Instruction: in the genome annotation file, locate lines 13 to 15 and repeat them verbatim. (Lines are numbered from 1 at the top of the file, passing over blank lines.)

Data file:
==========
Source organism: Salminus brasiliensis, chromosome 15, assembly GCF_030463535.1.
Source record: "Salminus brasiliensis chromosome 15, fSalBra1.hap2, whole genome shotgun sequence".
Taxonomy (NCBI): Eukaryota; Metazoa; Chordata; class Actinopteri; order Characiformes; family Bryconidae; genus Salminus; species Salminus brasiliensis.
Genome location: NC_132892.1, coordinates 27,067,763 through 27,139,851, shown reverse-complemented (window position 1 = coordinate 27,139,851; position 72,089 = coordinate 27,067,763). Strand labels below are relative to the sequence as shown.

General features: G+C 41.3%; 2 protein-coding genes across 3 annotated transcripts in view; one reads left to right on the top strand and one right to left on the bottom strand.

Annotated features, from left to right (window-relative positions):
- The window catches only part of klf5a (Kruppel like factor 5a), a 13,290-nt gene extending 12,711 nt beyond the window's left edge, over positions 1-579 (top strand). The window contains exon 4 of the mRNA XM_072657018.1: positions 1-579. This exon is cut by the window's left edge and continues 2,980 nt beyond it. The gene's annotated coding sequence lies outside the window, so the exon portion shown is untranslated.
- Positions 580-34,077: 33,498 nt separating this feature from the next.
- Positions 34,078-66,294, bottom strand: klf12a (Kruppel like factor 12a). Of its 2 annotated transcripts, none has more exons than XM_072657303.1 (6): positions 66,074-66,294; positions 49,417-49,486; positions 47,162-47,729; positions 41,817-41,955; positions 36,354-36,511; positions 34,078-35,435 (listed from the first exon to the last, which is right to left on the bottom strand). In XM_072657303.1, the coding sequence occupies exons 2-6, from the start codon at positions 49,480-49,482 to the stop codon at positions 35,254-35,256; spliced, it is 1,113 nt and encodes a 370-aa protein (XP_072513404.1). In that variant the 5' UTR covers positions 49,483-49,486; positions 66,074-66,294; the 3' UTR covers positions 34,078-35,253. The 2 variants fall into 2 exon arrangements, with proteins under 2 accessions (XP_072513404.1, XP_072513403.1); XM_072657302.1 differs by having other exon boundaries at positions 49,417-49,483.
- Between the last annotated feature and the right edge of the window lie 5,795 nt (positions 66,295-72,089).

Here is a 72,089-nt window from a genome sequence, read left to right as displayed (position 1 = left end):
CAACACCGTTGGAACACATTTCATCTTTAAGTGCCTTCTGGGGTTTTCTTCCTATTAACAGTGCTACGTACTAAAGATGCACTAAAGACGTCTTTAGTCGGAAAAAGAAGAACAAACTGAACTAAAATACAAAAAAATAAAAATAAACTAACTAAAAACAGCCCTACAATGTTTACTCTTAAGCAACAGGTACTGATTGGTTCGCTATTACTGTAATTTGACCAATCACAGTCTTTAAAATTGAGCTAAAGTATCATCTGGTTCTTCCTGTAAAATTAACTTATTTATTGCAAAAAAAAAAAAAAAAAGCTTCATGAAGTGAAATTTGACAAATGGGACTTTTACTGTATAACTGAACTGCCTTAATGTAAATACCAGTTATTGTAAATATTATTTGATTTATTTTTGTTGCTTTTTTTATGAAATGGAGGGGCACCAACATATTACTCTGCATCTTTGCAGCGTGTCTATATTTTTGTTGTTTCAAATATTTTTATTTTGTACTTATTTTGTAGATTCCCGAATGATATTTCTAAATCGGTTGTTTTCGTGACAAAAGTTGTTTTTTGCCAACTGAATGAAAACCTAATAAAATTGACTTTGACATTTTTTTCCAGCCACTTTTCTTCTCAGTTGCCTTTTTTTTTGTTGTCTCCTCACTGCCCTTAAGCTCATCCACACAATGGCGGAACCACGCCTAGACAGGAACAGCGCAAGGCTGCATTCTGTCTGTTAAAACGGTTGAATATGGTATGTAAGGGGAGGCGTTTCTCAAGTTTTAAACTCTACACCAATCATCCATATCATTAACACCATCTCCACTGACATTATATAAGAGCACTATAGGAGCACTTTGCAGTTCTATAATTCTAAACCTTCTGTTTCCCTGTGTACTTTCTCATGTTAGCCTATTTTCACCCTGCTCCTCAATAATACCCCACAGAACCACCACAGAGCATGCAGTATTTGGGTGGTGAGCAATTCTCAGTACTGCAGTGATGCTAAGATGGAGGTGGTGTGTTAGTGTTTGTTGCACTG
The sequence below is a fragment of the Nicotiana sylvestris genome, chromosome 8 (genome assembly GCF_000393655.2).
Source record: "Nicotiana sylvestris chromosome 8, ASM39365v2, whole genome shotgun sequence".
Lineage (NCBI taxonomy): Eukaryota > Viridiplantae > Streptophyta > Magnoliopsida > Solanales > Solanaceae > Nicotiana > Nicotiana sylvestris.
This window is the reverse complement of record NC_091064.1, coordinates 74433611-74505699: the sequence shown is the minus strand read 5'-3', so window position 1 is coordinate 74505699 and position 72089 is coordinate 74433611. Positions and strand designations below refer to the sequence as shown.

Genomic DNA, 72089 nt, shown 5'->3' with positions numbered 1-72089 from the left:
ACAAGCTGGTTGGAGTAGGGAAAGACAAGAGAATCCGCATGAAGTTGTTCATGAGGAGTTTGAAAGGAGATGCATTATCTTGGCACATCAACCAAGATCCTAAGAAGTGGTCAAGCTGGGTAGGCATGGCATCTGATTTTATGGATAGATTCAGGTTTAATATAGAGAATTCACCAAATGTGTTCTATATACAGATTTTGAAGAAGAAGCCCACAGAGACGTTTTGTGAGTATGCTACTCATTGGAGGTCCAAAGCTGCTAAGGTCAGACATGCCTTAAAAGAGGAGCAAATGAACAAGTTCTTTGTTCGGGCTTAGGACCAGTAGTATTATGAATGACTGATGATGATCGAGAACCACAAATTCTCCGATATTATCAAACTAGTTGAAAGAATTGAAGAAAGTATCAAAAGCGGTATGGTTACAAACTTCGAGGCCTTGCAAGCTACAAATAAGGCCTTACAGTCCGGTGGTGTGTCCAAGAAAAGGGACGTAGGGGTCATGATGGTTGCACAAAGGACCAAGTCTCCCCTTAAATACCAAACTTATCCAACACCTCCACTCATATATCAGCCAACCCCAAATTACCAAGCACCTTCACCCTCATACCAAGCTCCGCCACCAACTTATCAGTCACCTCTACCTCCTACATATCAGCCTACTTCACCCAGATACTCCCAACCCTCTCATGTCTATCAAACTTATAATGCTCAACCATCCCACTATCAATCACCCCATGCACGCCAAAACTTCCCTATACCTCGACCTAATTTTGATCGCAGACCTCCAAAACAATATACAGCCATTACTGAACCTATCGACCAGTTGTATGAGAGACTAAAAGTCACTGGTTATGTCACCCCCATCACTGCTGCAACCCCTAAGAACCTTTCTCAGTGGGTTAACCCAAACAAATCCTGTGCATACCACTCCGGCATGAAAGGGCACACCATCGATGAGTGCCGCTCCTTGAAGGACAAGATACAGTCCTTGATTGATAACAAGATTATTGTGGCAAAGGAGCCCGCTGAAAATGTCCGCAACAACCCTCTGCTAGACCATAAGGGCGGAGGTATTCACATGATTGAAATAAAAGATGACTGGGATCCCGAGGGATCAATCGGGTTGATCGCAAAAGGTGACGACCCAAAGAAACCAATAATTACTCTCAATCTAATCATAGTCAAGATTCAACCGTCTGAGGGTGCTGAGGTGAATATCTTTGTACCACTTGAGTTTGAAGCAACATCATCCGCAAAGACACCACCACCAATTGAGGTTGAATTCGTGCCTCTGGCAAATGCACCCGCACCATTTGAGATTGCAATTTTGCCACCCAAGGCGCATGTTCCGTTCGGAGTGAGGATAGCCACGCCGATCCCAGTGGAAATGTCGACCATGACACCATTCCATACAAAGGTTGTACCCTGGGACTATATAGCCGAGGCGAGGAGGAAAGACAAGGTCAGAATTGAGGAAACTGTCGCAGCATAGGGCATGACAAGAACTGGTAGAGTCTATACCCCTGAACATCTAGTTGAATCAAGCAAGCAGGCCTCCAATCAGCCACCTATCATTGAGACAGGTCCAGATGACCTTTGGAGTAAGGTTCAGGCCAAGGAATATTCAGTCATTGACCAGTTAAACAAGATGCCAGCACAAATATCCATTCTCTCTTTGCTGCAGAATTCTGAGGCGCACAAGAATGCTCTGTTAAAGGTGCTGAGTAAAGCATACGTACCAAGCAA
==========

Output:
The sequence below is a fragment of the Nicotiana sylvestris genome, chromosome 8 (genome assembly GCF_000393655.2).
Source record: "Nicotiana sylvestris chromosome 8, ASM39365v2, whole genome shotgun sequence".
Lineage (NCBI taxonomy): Eukaryota > Viridiplantae > Streptophyta > Magnoliopsida > Solanales > Solanaceae > Nicotiana > Nicotiana sylvestris.